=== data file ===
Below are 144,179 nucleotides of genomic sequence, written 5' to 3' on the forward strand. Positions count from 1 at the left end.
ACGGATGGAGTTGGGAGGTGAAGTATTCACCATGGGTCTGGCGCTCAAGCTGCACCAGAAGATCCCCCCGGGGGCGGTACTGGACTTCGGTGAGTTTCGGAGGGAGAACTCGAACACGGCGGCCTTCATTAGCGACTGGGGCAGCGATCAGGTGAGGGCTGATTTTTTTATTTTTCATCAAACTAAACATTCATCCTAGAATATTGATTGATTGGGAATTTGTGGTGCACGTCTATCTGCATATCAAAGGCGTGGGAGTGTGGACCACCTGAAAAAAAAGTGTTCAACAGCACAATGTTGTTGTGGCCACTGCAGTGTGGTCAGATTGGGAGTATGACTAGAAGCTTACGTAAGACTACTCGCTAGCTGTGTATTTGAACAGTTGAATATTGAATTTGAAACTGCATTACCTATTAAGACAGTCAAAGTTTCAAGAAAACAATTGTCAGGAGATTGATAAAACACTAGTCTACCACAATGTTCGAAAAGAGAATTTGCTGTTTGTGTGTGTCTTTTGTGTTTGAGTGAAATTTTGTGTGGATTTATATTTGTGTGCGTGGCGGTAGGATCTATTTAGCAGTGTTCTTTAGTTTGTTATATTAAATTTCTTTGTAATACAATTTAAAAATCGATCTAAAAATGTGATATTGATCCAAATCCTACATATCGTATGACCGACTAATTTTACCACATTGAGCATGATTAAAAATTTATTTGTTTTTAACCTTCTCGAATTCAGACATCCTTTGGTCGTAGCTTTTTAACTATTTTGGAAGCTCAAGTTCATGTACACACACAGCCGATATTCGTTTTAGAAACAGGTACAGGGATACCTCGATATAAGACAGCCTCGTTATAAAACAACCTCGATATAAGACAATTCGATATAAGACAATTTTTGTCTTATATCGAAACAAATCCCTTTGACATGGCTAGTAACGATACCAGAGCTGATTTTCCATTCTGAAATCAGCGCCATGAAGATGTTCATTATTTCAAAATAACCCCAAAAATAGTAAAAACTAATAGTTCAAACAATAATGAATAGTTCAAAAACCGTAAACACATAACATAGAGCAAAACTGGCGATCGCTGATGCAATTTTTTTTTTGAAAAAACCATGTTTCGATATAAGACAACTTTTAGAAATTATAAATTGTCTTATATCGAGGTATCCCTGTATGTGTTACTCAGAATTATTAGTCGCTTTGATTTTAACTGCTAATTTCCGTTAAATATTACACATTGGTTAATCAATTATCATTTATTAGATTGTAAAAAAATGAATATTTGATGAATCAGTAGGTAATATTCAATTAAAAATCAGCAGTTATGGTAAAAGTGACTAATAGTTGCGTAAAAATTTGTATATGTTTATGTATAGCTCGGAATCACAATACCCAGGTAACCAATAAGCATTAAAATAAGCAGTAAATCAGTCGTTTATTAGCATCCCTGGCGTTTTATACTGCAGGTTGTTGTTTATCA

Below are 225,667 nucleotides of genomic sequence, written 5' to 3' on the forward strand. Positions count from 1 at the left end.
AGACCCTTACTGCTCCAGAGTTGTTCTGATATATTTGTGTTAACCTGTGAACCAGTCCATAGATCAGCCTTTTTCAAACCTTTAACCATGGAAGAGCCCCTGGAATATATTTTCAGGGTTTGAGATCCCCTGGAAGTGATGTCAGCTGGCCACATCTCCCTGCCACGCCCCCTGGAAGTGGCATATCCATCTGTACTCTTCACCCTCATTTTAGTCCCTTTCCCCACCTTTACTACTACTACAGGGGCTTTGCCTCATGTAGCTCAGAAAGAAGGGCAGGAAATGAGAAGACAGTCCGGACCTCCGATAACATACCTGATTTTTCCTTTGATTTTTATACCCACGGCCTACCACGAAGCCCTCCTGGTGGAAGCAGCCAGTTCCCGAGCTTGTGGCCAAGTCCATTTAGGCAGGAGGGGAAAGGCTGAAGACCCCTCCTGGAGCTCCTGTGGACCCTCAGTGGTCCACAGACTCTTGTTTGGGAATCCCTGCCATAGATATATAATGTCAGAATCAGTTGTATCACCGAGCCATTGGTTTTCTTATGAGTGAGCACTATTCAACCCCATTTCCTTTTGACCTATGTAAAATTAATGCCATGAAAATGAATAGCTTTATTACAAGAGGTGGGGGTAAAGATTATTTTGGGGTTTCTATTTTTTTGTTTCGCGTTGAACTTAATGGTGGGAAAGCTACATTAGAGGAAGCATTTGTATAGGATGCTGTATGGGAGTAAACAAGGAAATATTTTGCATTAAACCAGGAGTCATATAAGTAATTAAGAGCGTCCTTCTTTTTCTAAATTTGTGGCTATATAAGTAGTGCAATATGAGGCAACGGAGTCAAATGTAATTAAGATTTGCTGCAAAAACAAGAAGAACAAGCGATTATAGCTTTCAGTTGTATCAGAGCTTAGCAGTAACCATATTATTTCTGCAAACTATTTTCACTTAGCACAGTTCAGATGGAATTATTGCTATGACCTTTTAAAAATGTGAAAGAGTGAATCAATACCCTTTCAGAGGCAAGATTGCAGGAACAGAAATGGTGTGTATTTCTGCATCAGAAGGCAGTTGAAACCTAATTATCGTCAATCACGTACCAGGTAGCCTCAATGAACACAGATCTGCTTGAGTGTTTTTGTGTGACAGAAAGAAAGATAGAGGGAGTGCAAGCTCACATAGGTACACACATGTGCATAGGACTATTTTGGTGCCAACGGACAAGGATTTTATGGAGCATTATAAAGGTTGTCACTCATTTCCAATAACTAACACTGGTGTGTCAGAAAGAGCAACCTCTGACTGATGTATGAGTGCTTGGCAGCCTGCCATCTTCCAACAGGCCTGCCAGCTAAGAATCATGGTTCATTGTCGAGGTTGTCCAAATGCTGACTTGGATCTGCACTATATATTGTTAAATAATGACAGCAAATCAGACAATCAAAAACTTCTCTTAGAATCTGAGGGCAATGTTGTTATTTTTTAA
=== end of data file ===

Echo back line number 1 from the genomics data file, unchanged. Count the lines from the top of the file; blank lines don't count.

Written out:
Below are 144,179 nucleotides of genomic sequence, written 5' to 3' on the forward strand. Positions count from 1 at the left end.